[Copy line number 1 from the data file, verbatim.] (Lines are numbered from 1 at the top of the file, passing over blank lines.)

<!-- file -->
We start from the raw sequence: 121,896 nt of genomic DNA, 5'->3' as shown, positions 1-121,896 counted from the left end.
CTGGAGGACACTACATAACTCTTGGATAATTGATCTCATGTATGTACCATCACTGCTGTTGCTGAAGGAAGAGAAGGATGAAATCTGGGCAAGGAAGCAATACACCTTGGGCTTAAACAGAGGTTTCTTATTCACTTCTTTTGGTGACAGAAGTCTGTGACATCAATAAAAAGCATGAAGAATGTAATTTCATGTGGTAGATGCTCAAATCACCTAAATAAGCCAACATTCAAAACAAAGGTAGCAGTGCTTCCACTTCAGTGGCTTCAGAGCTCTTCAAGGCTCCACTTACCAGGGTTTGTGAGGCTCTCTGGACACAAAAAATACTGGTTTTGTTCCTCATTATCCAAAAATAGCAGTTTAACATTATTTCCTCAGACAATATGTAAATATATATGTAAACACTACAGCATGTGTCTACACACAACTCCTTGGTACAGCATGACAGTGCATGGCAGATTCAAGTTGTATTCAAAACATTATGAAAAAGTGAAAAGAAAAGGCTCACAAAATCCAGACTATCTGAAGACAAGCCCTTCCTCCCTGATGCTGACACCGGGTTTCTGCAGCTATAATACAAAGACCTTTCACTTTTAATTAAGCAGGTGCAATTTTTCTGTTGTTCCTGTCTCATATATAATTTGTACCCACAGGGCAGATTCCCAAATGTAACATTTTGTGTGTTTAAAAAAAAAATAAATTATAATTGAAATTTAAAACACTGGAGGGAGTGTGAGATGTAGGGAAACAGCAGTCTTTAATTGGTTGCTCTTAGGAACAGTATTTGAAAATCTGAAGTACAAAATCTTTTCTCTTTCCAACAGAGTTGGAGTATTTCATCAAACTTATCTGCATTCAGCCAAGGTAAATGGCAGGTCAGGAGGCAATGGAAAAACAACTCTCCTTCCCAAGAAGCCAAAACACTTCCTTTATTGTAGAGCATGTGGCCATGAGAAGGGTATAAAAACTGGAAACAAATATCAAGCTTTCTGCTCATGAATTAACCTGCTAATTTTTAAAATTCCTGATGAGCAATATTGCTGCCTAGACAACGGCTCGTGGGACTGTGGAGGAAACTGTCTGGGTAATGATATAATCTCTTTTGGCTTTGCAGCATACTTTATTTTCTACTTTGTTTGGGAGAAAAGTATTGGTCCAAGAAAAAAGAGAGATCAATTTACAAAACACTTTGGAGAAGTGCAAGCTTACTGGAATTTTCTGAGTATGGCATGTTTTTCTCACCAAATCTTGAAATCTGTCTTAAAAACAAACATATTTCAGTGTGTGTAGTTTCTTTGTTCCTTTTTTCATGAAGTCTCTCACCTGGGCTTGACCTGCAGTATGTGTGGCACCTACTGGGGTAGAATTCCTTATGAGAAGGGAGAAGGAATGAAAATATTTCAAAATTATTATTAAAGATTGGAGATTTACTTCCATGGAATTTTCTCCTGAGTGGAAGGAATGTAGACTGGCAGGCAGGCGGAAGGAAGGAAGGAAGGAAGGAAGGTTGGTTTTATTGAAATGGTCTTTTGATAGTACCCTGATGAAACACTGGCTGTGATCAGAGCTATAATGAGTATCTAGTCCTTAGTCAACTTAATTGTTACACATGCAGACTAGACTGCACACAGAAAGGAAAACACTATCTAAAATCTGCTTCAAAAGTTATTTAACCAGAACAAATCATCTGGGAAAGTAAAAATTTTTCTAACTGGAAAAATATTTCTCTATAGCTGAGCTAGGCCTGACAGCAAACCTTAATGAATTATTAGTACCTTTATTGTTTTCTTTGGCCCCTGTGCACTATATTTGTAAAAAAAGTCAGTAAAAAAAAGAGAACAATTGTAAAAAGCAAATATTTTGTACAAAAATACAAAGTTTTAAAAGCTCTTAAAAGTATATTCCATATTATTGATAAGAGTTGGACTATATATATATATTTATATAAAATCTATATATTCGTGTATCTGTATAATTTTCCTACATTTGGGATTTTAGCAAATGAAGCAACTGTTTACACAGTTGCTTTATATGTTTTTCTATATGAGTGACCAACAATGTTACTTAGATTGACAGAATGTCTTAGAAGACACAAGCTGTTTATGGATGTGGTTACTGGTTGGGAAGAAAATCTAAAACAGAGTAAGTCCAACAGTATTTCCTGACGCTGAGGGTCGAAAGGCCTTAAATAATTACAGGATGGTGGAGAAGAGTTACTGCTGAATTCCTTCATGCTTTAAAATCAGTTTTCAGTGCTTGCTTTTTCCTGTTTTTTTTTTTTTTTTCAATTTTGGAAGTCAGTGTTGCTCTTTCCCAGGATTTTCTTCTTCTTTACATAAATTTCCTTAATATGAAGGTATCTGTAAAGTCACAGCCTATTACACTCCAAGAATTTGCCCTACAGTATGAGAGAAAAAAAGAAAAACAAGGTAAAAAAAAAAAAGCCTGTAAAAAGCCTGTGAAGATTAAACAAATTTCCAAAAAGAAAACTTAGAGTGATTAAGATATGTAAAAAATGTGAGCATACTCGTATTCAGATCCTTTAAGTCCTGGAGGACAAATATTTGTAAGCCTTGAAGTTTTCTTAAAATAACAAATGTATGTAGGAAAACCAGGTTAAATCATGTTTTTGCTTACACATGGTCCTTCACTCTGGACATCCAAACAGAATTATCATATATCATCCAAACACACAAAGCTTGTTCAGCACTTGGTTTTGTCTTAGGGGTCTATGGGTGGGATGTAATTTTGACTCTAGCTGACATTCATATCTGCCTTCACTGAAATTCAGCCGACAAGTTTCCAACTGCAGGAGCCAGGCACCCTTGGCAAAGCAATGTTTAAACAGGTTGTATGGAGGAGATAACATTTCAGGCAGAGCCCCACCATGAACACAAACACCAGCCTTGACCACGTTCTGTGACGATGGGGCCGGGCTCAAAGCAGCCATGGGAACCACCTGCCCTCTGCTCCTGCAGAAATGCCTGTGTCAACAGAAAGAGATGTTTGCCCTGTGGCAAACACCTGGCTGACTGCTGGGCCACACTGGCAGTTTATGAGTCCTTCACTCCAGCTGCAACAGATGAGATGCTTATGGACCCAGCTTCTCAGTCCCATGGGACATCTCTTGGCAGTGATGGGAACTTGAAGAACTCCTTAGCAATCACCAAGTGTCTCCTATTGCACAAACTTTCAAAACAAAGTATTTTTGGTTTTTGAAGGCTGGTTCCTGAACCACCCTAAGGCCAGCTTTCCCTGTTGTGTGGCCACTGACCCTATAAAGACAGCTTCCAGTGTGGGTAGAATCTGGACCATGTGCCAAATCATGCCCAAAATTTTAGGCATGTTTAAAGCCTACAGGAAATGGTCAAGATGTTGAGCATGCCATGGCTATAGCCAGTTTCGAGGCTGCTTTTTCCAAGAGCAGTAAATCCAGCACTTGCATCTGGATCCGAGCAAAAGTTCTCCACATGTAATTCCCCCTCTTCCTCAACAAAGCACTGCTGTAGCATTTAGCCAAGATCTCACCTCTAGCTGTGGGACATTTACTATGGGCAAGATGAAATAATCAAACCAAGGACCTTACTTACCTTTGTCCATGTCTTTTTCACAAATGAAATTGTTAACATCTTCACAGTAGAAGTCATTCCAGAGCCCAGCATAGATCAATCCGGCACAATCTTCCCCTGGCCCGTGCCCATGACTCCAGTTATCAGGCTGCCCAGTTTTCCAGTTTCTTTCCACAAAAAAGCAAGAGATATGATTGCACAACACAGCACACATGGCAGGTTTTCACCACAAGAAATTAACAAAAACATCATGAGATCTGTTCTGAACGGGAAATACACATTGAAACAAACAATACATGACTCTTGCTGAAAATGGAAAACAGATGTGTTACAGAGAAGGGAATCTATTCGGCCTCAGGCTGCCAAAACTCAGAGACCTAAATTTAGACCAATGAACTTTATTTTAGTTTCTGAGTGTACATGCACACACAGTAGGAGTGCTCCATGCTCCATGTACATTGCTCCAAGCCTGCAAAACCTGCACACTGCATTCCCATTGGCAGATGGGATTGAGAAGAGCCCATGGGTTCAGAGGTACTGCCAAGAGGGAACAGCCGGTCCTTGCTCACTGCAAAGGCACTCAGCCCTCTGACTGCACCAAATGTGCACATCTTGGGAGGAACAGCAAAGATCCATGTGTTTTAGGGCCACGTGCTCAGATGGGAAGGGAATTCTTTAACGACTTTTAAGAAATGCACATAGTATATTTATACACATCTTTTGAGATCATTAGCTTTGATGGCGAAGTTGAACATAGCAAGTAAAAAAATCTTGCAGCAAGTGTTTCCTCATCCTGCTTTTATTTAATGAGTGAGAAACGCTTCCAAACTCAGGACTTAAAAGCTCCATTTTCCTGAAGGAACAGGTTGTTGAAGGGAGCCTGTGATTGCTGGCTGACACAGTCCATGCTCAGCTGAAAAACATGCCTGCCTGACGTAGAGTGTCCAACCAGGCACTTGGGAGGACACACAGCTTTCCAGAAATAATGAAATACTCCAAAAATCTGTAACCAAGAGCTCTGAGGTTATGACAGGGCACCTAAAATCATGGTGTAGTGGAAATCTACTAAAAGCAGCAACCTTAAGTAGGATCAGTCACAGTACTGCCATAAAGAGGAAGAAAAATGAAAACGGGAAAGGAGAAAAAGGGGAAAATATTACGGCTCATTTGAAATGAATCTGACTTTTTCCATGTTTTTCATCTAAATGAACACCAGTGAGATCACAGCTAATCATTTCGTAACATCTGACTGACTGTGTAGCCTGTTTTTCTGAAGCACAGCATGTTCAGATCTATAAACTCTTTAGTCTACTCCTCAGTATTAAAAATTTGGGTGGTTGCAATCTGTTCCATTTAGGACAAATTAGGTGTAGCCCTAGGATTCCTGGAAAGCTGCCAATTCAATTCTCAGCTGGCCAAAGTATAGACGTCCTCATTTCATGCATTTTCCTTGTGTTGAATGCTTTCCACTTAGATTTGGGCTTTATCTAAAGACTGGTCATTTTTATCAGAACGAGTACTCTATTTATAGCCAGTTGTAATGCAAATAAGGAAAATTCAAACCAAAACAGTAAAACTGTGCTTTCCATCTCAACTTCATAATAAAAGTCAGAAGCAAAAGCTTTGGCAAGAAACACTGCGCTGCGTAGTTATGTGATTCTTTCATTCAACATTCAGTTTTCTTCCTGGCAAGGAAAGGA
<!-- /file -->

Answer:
We start from the raw sequence: 121,896 nt of genomic DNA, 5'->3' as shown, positions 1-121,896 counted from the left end.